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Childcare Vouchers - why so long?!

(7 Posts)
Surr3ymummy Mon 24-Sep-07 11:14:06

I am really disappointed with the whole childcare voucher thing. I'm an employer of a Nanny who started working for us in February. As both my husband and I are fortunate to be able to receive Childcare vouchers, we obviously wanted to be able to pay our Nanny using them. However - despite having had the maximum amount deducted from each of our salaries since February - we have not yet been able to pay our Nanny in vouchers, and have instead been paying her from our net salaries.

In order to receive vouchers, our Nanny had to be registered,and in order to be registered she had to have completed a First Aid Course (she had), and have a formal qualification (she hadn't) or take a 2 day course, plus have an Enhanced CRB check. So she booked on the first available course (2 days in London - we paid as that seemed fair). That was sometime in March. We also paid her £99 registration fee which included the CRB check. Very strangely I thought, they wouldn't even start the CRB check until she had completed the course and sent them the certificate. The CRB check which was eventually initiated in May, took about 10 weeks - and she finally received it in early August. (By which time she'd been looking after our baby for 6 months). Then she had to register with the Childcare voucher people which also took a couple of weeks. We just missed her August pay date, but paid her in Vouchers on the 13th September - when the money was deducted from our voucher account. Some 11 days later she has still not received the money in her bank account - and has gone overdrawn!

So far we've paid about £300 to get our Nanny registered, and in addition have spent a lot of time getting to this point. On the plus side we do have a really great Nanny, and in theory we will soon be able to pay her using the vouchers we have accumulated over the last 7 months. So given that it's taken us 7 months to complete the process, and that the registration needs to be renewed annually - we should start all over again in a few months.

Really the whole scheme seems to be more set up for nurseries or childminders, and doesn't take into account the way that Nannies are hired, and that very few have the registration.

On a separate note - I see that the Ofsted requirements are now that our Nanny should have public liability insurance. At the moment she's covered under our household policy as an employee. Presumably this is insurance in case we sue her for negligence etc? Is there a recommended company for Nannies?

jura Mon 24-Sep-07 13:31:48

Message withdrawn at poster's request.

Surr3ymummy Mon 24-Sep-07 18:40:02

Hi Jura

Yes use Accor too - I'm really annoyed about this current fiasco. My nanny's pay has disappeared into thin air. Apparently they credited her voucher account on Friday 14th September - but it's not yet made it into her bank account. I had her speak to them this morning (as they won't speak to me as it got from my account to hers) - and they promised to look into it and call her back - I just checked and they didn't!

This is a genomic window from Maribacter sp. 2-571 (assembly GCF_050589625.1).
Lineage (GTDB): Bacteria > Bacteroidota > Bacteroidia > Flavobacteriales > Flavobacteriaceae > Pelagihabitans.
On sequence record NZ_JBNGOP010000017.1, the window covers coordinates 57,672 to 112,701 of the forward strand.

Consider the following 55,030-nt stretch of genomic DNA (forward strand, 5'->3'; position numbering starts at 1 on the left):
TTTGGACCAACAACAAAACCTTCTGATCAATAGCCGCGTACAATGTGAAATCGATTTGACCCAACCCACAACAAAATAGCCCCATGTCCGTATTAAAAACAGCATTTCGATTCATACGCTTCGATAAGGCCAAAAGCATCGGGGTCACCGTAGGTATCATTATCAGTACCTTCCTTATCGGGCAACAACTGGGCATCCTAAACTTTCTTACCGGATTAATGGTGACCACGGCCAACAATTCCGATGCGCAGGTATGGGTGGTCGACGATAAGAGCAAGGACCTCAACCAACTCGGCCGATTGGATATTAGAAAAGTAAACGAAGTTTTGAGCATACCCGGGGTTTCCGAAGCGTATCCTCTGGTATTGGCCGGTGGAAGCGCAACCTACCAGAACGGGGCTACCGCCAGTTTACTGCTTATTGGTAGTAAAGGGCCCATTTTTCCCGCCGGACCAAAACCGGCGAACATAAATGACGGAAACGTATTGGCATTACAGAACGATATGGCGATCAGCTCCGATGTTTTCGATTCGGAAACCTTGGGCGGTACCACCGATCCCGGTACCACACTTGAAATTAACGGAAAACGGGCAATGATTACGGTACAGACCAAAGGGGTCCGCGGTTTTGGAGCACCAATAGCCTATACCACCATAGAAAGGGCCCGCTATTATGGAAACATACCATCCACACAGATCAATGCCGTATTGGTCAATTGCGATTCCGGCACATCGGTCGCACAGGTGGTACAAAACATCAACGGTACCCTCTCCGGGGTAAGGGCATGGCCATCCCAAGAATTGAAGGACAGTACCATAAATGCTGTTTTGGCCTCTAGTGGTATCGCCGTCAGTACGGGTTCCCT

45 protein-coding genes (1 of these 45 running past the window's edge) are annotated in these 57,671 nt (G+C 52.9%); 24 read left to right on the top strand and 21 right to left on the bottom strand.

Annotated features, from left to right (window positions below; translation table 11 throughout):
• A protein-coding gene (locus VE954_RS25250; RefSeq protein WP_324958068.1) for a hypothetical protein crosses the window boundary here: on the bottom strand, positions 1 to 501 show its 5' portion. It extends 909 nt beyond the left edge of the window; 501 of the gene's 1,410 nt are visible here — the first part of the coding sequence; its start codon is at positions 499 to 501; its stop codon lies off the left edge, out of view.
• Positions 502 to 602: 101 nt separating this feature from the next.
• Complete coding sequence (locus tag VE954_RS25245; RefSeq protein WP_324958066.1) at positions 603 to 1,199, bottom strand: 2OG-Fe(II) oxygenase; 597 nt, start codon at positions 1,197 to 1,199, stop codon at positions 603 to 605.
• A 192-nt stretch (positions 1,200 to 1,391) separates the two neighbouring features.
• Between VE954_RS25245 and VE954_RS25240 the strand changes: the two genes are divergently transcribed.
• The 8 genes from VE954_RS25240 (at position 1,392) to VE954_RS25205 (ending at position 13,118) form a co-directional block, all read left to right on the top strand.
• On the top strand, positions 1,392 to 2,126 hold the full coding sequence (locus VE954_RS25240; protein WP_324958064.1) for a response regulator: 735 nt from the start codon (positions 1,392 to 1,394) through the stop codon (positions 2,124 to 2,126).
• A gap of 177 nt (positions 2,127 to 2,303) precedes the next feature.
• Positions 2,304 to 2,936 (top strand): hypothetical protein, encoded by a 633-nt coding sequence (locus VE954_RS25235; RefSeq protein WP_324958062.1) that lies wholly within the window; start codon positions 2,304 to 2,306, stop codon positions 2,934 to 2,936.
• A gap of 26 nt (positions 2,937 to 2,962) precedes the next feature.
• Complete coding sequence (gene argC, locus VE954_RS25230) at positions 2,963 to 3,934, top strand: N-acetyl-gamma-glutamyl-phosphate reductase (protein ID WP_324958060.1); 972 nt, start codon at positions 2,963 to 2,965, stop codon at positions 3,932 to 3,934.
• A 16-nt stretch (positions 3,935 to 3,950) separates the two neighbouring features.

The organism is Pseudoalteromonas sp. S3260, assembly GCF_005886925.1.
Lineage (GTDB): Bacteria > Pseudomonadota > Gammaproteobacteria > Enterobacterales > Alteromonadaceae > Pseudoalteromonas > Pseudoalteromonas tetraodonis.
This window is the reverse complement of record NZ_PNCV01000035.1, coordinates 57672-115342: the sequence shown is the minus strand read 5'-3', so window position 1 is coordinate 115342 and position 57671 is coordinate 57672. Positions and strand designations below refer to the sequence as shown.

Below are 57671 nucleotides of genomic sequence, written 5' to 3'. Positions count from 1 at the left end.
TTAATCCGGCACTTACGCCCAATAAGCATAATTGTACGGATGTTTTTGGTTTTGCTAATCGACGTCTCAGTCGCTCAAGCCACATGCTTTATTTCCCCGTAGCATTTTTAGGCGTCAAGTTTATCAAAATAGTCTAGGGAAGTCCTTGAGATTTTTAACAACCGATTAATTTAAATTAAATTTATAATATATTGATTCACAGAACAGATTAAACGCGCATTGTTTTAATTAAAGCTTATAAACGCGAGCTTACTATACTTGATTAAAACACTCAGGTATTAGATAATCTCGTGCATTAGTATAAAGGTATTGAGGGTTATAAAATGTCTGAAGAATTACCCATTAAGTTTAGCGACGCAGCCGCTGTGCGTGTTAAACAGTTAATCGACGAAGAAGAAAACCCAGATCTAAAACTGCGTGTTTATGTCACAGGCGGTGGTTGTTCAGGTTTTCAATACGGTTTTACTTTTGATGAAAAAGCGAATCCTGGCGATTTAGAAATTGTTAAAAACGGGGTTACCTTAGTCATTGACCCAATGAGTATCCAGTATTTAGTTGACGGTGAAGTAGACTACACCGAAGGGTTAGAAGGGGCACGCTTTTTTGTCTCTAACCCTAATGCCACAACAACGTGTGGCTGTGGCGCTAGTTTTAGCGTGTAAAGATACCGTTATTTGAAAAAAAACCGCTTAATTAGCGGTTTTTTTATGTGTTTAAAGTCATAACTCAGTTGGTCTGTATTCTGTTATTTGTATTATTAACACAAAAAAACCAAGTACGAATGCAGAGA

I've offered to pay any overdraft fees - but now wondering if I should just pay her again from my bank account or in cash - it's just so embarassing. She says she's ok but not sure I believe her. What do you reckon?

nannynick Mon 24-Sep-07 22:32:52

I applied (online) to Ofsted on 1st August 2007 for nanny registration. Forms arrived and were sent back, and my registration certificate came through 17 September - so took under 7 weeks.

Haven't had experience of Accor, but the voucher provider my employer uses (Faircare) didn't take long at all to process the paperwork. Accor I know are a big provider, so I am surprised they don't have the system running smoothly.

Nanny insurance is available via PANN, NCMA, and Morton Michel. Morton Michel I would say is the most popular provider, and is the one I have used for the past few years without any issues. Cover starts from £60 (2007)

Surr3ymummy Tue 25-Sep-07 10:54:27

Thanks nannynick - I'll point her at those insurance providers.

Today finally got a response from Accor - despite checking they had my Nanny's details correct on several occasions - they have sent her pay to someone else's account. They are saying it "should be there by Friday".

Really it's not good enough - and I've asked my employer to complain (they're pretty big), think I will need to give her an interim cash payment and sort out the balance next month, in case there are more problems.

Plus I've told them I expect them to pay her overdraft charges (which I will cover in the meantime).

They weren't even particularly apologetic - the person from Accor said it wasn't her fault - but someone else's. Am sooo cross!

frannikin Tue 25-Sep-07 17:18:57

The insurance that covers your nanny as an employee in your home and the insurance your nanny should have under OFSTED are separate things.

OFSTED require your nanny to hold what is also known as professional indemnity insurance. It a child is injured or killed whilst in her care and she is sued it will cover her legal fees and damages up to a certain amount.

Your household insurance covers you as an employer if your nanny has an accident in your home and sues you.

Personally I think ALL nannies should have appopriate insurance in place before they start work but many don't. Some have only heard about it because it's now a requirement for OFSTED registration. The way I look at it is you wouldn't consider driving a car without appropriate insurance in case you had an accident, so why risk looking after children?!

jura Sat 29-Sep-07 13:53:14

Message withdrawn at poster's request.

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